Third Sector Excellence Awards – judging view

Posted by Emma Nicol | 2 September 2013

Categories: Charity Third Sector

I was fortunate to have been invited to be one of the judges for this year’s Third Sector Excellence Awards. The awards are a very popular event in the Charity calendar. More than 400 entries were received across 18 categories for this year’s awards. The category I was asked to judge was the Communications Campaign. It was an extremely well represented category with over 50 submissions.

At the end of July, alongside three esteemed judging colleagues we sat and debated the longlisted entries. Prior to this stage we had all been asked to read through the submissions and critique, view, appraise and evaluate each entry in turn. This phase took me a good couple of days due to the sheer quantity of entries and supporting materials to give each the same time, appreciation and due diligence.

The method of judging set out by Third Sector stipulated using primarily the statement and supporting material to assess the entry. We were then asked to look for examples of excellence that contributed to the overall success of a communications activity.

I thought it may be useful to give my view of what I was personally looking for as a judge in a Third Sector Communications Campaign. The shortlist is out so I’m not spoiling anything or giving anything away. Due to the volume of entries and overall quality – the bar was always going to be set high.

The shortlist for the Communications Campaign Category is:
Durrell Wildlife Conservation Trust for the Lonely Dodo
Miscarriage Association for the Blue Envelope Campaign
Prostate Cancer UK for the Sledgehammer Fund
Refuge for Don’t Cover It Up

Variety, vlogging and volume!
The variety of entries was extremely exciting – the campaigns using a plethora of mediums and vehicles to execute the message and engage with the relevant audiences. We had thunderclaps, vlogging, scratch & sniff to name but a few. Budgets very large and very small. Communications is such a broad category but essentially it boils down to the nuts and bolts, the basic equation of:


Innovation and creativity is always a big part for me and always has a very large tick box. It of course means nothing without everything else in place but in awards where we are looking for excellence this has to be a strong factor. In this category the campaign needed to stand out, be different, evoke a real head nodding affirmation of ‘now THAT is what I’m talking about’.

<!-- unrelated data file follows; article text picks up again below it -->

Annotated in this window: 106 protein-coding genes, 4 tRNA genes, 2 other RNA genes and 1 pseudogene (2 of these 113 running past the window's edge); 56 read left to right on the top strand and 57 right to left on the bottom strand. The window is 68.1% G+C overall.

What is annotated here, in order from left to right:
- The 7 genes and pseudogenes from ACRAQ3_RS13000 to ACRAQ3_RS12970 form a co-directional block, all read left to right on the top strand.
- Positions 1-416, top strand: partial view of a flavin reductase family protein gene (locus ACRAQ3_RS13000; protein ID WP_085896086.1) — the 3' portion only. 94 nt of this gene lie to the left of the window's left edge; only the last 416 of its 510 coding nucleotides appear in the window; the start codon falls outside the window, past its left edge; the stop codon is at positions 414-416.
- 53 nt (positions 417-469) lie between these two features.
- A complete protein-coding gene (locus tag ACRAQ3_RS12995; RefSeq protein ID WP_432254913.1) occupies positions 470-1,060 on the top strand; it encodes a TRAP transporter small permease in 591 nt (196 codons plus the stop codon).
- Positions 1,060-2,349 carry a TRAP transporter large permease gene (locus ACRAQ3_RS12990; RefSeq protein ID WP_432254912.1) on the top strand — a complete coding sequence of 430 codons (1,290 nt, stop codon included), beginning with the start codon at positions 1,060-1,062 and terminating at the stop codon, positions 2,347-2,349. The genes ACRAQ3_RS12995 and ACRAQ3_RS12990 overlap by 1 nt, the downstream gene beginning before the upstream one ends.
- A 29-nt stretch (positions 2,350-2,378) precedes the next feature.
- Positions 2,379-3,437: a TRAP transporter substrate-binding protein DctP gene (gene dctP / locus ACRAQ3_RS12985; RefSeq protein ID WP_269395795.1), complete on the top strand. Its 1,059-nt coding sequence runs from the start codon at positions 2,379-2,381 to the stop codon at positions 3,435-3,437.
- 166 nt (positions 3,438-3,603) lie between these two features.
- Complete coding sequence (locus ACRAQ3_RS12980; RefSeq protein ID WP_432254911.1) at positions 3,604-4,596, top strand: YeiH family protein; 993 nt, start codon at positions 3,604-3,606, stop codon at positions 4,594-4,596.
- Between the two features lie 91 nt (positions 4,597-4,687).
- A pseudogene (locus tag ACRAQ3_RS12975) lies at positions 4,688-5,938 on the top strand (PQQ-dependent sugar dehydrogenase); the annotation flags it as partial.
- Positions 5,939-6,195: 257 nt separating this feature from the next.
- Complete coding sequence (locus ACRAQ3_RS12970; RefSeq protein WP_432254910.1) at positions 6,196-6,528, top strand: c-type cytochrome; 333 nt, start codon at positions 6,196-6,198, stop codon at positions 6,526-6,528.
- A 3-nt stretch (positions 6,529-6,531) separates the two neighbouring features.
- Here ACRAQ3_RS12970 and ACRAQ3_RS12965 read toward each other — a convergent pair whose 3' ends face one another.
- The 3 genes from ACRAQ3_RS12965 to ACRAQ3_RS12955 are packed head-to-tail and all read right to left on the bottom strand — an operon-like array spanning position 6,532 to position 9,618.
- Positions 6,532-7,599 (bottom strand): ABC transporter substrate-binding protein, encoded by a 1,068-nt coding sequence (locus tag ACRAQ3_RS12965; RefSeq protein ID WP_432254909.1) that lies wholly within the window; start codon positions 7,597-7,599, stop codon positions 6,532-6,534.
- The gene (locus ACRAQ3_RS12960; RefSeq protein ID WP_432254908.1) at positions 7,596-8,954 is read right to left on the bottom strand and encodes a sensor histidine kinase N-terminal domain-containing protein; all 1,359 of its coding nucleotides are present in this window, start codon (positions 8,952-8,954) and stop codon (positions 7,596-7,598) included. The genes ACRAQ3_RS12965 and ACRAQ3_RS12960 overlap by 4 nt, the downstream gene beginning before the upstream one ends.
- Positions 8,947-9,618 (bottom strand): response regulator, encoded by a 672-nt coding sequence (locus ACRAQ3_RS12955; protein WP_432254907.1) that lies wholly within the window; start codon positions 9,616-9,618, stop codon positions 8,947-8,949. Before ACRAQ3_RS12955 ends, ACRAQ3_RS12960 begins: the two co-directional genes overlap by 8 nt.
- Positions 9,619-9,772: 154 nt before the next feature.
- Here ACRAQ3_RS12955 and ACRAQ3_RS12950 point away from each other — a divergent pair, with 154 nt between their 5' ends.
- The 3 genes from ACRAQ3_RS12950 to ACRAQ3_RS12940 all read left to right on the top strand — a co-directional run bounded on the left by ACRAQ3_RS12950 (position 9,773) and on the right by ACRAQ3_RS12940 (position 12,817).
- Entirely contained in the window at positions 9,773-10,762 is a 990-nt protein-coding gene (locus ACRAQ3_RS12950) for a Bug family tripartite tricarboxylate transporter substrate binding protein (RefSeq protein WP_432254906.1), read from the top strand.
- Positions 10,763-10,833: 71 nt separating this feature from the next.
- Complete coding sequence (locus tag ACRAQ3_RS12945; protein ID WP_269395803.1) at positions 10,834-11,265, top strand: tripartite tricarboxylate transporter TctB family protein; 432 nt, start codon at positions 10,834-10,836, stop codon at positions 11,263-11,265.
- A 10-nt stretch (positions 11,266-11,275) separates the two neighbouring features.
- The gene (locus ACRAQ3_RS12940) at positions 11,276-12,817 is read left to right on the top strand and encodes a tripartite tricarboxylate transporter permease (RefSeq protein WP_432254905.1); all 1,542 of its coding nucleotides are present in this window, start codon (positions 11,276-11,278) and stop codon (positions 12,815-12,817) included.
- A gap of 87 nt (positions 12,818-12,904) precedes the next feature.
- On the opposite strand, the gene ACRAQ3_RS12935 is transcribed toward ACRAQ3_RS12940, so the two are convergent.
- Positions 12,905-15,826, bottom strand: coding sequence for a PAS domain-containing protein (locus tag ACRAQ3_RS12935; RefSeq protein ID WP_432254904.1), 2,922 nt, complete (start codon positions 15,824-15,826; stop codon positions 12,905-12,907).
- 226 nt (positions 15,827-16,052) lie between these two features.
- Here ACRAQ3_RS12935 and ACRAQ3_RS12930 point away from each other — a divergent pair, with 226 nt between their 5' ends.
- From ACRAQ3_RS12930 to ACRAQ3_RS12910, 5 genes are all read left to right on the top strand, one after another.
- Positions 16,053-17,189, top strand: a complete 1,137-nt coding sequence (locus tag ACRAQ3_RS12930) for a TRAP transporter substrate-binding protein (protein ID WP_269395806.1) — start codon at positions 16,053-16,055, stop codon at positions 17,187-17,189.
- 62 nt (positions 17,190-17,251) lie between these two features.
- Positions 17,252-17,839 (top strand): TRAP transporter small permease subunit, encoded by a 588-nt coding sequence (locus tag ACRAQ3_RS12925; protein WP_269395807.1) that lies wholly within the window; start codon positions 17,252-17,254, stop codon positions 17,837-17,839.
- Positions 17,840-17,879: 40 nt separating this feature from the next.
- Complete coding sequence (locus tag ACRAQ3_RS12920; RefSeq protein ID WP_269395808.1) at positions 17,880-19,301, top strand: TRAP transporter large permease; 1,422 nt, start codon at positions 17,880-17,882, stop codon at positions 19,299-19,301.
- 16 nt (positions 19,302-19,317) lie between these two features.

Whittling down from the longlist was a big task but the shortlisted campaigns really stood out. Interestingly two were very large budget campaigns and two were very frugal in their make up. Durrell Wildlife Conservation Trust’s Lonely Dodo was a beautifully executed idea, very targeted and realistic that delivered on all counts. Prostate Cancer UK and it’s big budget really did bang the nail on the head with it’s sledgehammer campaign in a very engaging, innovative and oh so very thorough way. In contrast the Miscarriage Association delivered a very small, budget conscious Blue Envelope campaign that promoted, extremely simply, a very difficult message in a unconventional way achieving very inspiring results. Then last but not least was Don’t Cover It Up by Refuge and it’s partnership with the esteemed Vlogger Lauren Luke. A video with viral potential that executed the message perfectly with a whole bucketful of creativity.

Budget no barrier
The shortlist for this category really is a testament in itself about how a budget really shouldn’t be a barrier or constraint to creating a campaign that delivers an innovative punch. If the audience and message is defined, the execution should hold no bars or follow any particular trend in order to stand out. Relevancy and a focus on results with a sprinkle of creative magic should be all you need. There was certainly evidence of this in the Communications Campaign entries this year.

Strengthening support material
One of the things I did observe with interest was the difference and quality of the supporting material and statement submitted. As the vehicle to ’support’ the entry – the more well structured and ‘well-communicated’ the better. Emphasis on how this is presented is very important for an award entry. The harder you make the judge work to find out the basic crucial criteria the less time they have to spend on the bigger picture. The submission should also, in my opinion be a communications piece in itself, baring in mind the message and target audience (the judges). It is my recommendation to submit a well structured pdf rather than 15-20 separate attachments made up of a variety of jpgs, pngs, and numerous word documents. Remember there may be a large amount of entries and working through lots of files (x50) can be an onerous task. It should be well designed and reviewed as a crucial element to the submission.

I’m really looking forward to meeting up with the other judges again on the 26th September for the Awards night. Good luck to all the shortlisted charities. I’ll be raising a glass of bubbly with you all to toast to the winners.

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